He adds that 14,000 to 15,000 tons of food waste were composted in 2019. “It’s always been around 10% to 15% of incoming feedstocks. We also get 6,000 to 7,000 tons/year of grape pomace.”
In addition to processing organics from the city of Napa and unincorporated areas of Napa County, NRWS receives digestate from the BlueLine/South San Francisco Scavenger dry anaerobic digestion facility in South San Francisco, and commercial and residential organics from several other cities.
Air Quality Permitting, Markets
Getting through the air permitting for the composting facility expansion was “long and complicated,” notes Dewey-Mattia. “We are in the Bay Area Air Quality Management District (BAAQMD) and air permits for composting facilities are totally new to them. They didn’t have any baselines for VOC emissions for the controls we are using with the CASP, so NRWS became a test case for BAAQMD.”
The company has a full-time employee dedicated to meeting the permit requirements. All aspects of the composting facility must be monitored — feedstocks (e.g., green waste, wood chips, food waste), active composting and curing (until the compost is ready for sale), and process parameters such as temperature and moisture content. NRWS built a small lab for the testing out of a portable shipping container. “A goal of all of this testing and monitoring is to enable BAAQMD to come up with best practices,” he adds.
Active composting in the CASP is 22 days; curing is done on an open pad for a minimum of 40 days. Finished compost is screened using a Backers star screen that yields 3 fractions of end product. Much of the compost is sold in bulk to soil blenders. A significant portion is utilized for agriculture, e.g., on area vineyards and orchards, and for higher value crops like cannabis. “We have worked with the local soil conservation district and the Marin Carbon Project to explore ‘carbon farming’ to increase carbon sequestration in soils,” says Dewey-Mattia. “There is great potential, especially for using our products with more wood material on rangelands.”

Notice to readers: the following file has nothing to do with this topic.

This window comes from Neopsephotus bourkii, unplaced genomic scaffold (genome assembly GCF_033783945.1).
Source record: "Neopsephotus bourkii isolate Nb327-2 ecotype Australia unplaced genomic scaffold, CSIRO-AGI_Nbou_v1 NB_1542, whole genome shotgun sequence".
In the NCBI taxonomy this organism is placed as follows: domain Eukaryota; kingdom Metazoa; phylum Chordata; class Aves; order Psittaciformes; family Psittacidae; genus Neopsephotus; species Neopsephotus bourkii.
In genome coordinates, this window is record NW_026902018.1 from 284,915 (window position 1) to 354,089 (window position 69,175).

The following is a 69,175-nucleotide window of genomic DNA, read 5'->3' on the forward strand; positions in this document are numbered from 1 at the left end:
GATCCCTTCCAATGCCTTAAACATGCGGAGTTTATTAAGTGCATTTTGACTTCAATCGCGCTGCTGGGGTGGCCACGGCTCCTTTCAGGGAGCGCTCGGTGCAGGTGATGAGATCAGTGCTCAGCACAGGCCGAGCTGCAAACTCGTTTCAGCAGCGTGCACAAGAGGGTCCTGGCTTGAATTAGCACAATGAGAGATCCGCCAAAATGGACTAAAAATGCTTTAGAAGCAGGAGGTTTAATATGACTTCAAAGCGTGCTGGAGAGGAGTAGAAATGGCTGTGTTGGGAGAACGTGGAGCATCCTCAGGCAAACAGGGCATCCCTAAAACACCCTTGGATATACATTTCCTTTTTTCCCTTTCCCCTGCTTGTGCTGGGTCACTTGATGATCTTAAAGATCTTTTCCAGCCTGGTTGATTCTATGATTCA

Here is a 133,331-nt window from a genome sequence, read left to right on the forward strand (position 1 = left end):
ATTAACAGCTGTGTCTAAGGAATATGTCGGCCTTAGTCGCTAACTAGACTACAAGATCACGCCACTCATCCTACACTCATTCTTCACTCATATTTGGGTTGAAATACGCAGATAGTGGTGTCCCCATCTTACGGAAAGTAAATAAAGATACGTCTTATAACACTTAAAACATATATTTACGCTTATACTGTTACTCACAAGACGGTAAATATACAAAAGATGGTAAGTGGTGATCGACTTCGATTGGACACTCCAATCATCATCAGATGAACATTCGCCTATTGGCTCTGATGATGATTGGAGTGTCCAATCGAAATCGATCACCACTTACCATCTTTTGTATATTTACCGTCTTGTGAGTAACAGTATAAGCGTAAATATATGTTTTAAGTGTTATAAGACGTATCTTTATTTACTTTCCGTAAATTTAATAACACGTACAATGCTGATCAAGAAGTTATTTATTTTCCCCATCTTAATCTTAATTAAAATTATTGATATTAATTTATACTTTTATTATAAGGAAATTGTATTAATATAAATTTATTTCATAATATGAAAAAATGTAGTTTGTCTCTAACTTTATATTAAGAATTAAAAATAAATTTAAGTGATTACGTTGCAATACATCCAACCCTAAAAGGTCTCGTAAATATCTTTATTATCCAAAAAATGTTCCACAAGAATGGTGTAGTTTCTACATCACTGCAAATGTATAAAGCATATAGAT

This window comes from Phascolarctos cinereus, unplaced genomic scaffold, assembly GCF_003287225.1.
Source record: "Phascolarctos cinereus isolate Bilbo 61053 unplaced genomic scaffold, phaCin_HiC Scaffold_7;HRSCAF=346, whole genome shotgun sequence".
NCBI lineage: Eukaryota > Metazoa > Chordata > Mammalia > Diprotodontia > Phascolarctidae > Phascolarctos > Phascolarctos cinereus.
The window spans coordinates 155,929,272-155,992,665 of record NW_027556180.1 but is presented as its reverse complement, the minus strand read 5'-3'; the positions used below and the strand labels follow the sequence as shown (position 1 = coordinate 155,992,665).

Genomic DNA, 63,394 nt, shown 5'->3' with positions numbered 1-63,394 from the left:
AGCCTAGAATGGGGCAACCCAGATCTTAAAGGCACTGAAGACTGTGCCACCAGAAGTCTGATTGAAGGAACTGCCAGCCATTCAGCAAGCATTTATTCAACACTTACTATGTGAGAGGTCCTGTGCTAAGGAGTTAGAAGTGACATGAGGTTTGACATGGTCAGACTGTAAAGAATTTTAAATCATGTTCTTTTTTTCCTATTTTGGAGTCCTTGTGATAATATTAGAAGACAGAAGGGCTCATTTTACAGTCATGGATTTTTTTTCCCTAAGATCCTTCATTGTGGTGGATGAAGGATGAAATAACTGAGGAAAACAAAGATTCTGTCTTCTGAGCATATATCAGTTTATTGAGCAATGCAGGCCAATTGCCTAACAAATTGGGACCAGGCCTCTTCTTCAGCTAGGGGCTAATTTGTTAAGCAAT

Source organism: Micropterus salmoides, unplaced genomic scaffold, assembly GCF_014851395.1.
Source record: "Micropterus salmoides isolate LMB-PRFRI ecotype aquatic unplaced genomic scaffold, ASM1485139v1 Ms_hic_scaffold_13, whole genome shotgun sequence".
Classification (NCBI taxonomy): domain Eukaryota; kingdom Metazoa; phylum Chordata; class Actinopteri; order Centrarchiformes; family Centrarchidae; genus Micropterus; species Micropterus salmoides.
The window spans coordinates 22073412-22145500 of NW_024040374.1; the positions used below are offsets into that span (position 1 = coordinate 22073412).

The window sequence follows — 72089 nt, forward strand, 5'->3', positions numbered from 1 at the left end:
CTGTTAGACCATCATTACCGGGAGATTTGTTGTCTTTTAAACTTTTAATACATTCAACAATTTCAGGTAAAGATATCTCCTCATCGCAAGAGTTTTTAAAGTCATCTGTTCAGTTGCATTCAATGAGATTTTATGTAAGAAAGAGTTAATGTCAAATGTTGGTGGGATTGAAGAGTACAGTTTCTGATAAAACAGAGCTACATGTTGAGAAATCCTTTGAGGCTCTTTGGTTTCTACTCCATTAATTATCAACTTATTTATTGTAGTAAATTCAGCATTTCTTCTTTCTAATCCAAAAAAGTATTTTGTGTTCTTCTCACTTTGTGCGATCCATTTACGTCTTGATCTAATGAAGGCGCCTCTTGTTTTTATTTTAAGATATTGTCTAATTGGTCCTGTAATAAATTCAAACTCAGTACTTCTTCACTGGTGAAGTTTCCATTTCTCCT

BPI-certified compostable liner bags (e.g., for countertop food waste containers and bins), along with BPI-certified compostable fiber products (e.g., cups, clamshells from restaurants) are accepted in the residential and commercial organics streams. Soiled paper, napkins and cardboard are also accepted, as are certified compostable cleaning wipes. The paper products tend to get pulped in the depackager because they are mixed with wet food waste and are part of the slurry. Other compostable packaging in the commercial stream is removed via depackaging.
NRWS’ compost is certified organic by OMRI (Organic Materials Review Institute), which makes it a challenge to accept all types of certified compostable food service packaging. However, a significant benefit of the new CASP process is the ability to make batches of compost with feedstocks that are not allowed in certified organic compost. “In addition to some compostable packaging, we also get a lot of sheet rock at the site that is not allowed in an OMRI-certified compost,” explains Dewey-Mattia. “We are starting to make a conventional compost product that includes the compostable packaging and the sheet rock. We don’t receive a lot of compostable products through the city of Napa organics collection routes. They mostly come from large events that are zero waste.”
He emphasizes that the two big roadblocks with certified compostable packaging are the organic certification and the lack of clear labeling. “It is not operational,” he says. “These products break down. That is not the issue. The clear labeling is for the consumer because once the products are in the bin, it is hard to distinguish them from conventional plastic packaging. That’s why we tend to prefer fiber-based certified compostable packaging.”
While operations at the composting and recycling facilities have not been impacted by the COVID-19 pandemic, one change that Dewey-Mattia has noted over the past six months is higher household participation in the residential organics collection program. “Our curbside organics collection tonnages are at record levels, though a lot of that has to do with an increase in yard trimmings as more people are home and doing yard work,” he says. “But people also are cooking more at home. We have not been able to quantify the increase in food waste yet but we do feel like the trend is positive for food composting participation.”